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Jornal Vascular Brasileiro

versão impressa ISSN 1677-5449

J. vasc. bras. vol.8 no.4 Porto Alegre dez. 2009

http://dx.doi.org/10.1590/S1677-54492009000400010 

REVIEW ARTICLE

 

Skin necrosis induced by vitamin K antagonists

 

 

Jose Manoel da Silva SilvestreI; Fernando ThomazinhoII; Wander Eduardo SardinhaI; Igor Schincariol PerozinIII; Domingos de Morais FilhoI

IDoutor. Docente, Universidade Estadual de Londrina (UEL), Londrina, PR
IIMédico, Serviço de Cirurgia Vascular, Hospital Universitário Regional do Norte do Paraná (HURNP), UEL, Londrina, PR
IIIAcadêmico de Medicina, UEL, Londrina, PR.

Correspondence

 

 


Abstract

Oral anticoagulants acting via vitamin K antagonists have long been employed in the clinical practice. However, difficulties related to the management of treatment regimens and complications still persist. Among the complications, bleeding disorders are widely known, but others should also be taken into consideration, such as warfarin-induced skin necrosis. The pathophysiology of this rare but severe complication is still obscure, and its causes remain to be defined. Among possible causes, protein C and protein S deficiency, hypersensitivity reactions and VII factor deficiency are the most probable ones. There is an increased incidence of warfarin-induced skin necrosis among middle-aged women, usually affecting breasts and buttocks. The most important treatment measures are immediate discontinuation of the drug, use of unfractionated or low-molecular-weight heparin at therapeutic doses, use of vitamin K and, eventually, infusion of fresh-frozen plasma or recombinant activated protein C.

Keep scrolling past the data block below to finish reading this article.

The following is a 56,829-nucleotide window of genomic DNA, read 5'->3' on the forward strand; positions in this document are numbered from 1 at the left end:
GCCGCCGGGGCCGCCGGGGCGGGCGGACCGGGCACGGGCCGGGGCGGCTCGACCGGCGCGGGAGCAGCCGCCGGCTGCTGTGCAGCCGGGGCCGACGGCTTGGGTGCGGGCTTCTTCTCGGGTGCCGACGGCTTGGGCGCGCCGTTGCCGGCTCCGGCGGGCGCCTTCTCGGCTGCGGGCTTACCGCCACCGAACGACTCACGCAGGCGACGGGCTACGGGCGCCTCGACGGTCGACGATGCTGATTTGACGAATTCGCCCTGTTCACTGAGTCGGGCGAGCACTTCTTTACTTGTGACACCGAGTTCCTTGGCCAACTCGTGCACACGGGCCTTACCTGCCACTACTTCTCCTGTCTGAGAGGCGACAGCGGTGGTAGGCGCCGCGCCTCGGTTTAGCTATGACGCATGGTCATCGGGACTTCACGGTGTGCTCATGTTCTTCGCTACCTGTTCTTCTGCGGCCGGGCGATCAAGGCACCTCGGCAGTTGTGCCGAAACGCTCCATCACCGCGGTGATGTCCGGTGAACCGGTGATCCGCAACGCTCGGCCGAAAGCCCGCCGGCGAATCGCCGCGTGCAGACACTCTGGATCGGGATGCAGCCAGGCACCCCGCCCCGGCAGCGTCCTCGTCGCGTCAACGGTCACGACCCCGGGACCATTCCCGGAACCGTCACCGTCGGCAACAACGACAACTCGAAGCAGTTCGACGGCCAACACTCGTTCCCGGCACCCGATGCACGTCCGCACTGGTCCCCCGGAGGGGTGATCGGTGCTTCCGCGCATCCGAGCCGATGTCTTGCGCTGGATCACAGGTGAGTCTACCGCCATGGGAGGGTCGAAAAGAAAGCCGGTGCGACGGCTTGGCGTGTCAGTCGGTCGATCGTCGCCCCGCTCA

Keywords: Anticoagulants, warfarin, venous thromboembolism.


 

 

The oral anticoagulants were discovered in the 1930s through the observation of cattle that consumed spoiled sweet clover hay (Melilotus alba and M. officinalis) and showed hemorrhagic disease. Afterwards, this disease was attributed to the inhibition of prothrombin synthesis. Link isolated the causative agent, a compound he named dicumarol, and started a clinical investigation to create an anticoagulant, which was later used for rodenticidal purpose.1 Link assigned patent rights of his compound to the Wisconsin Alumni Research Foundation, from which the name warfarin was derived. In the early 1950s, a failed attempted suicide of a U.S. navy recruit using the rodenticide led to a new clinical study in favor of warfarin in 1955; in the same year, the U.S. president at the time, Eisenhower, was treated with warfarin after a myocardial infarction.2

Warfarin is a coumarin derivative, as well as phenprocoumon and acenocoumarol. Its activity lies in the 4-hydroxycoumarin nucleus of a racemic mixture of two optical isomers, in which the S enantiomer has an anticoagulant action more potent than the R enantiomer.3 Among the coumarin derivatives, warfarin is the most widely used due to its favorable pharmacological properties, such as onset and duration of action with good bioavailability and rapid reversal.4